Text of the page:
the north face boots DOJ renews threats over state’s sanctuary status
The letter was sent to the states of Oregon, California and Illinois and certain cities and counties in those three states and in the states of Kentucky, Florida, Mississippi, Massachusetts, New York, New Mexico, Vermont and Colorado, according to the DOJ.
Oregon law prohibits law enforcement officers from using state resources to help with the apprehension of undocumented residents in the state.
Gov. Kate Brown defended the state’s sanctuary laws and said she would uphold them. “Oregon will not be bullied by a Trump Administration that is focused on dividing our country,” Brown said in a statement Wednesday. Conference of Mayors, blasted the letter as demonstration that “this administration lacks a moral compass.”
“The people of this country should hold Jeff Sessions and the White House accountable for this action,” Wheeler said as several other mayors waited their turn to speak. “They need to know that this is not what the people of the United States of America agreed to. This is not the value of America. This is not who we are fundamentally as a people. Bureau of Justice Assistance, wrote in the letter.
Adler requested that state officials send DOJ several documents related to the state’s sanctuary status by Feb. 23.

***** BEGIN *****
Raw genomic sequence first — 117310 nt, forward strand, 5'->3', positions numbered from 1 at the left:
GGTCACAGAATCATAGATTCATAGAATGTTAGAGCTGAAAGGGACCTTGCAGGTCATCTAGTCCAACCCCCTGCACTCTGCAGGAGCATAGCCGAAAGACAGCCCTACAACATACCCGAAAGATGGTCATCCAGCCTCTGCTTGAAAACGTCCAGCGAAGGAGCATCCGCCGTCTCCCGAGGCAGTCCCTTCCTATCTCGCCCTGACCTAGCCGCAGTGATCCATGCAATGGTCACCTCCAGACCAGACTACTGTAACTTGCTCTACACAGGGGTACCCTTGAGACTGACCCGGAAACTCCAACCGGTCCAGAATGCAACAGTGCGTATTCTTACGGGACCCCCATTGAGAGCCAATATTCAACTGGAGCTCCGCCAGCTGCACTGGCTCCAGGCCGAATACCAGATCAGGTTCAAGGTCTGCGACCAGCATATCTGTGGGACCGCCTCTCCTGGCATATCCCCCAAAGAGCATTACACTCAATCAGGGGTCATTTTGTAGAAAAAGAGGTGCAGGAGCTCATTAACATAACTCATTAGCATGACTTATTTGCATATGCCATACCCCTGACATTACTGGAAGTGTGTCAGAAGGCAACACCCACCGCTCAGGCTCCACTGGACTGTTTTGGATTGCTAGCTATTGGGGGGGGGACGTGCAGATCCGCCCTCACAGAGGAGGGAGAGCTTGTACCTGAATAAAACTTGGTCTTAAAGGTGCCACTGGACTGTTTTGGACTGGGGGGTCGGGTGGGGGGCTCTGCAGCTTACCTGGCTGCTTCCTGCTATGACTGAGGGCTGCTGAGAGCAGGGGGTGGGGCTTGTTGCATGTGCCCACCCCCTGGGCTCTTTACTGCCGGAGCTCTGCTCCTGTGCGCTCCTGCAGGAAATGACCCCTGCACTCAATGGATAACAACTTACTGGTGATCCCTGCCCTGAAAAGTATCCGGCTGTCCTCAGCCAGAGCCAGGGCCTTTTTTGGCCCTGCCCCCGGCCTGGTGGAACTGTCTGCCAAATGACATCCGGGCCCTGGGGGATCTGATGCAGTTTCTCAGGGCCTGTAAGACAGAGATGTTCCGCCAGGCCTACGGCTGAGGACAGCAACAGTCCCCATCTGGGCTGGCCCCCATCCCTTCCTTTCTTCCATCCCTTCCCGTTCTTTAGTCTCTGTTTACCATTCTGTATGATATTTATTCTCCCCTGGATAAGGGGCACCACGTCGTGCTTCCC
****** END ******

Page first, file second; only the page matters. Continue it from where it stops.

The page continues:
“The department fully anticipates your complete cooperation in this matter,” Adler wrote. “Should you fail to respond in a complete and timely manner, the department will subpoena these documents.”
If the state refuses to comply, Adler threatened to seek the return of all Edward Byrne Memorial Justice Assistance Grant funding awarded to the state in 2016 and deem the state ineligible to receive funding. Department of Justice every two years, according to the governor’s office. Attorney General Jeff Sessions has said that sanctuary policies jeopardize the safety of Americans. “Jurisdictions that adopt so called policies also adopt the view that the protection of criminal aliens is more important than the protection of law abiding citizens and of the rule of law,” he said in a November statement.
That same month, DOJ officials flagged specific Oregon laws they felt might violate conditions of the grant:
House Bill 3464, which took effect Aug.
Revisions to the grant’s compliance measures require recipients to communicate with Immigration and Customs Enforcement, allow agents to meet with individuals suspected of being in the country without proper documentation and to give 48 hours’ notice of any release.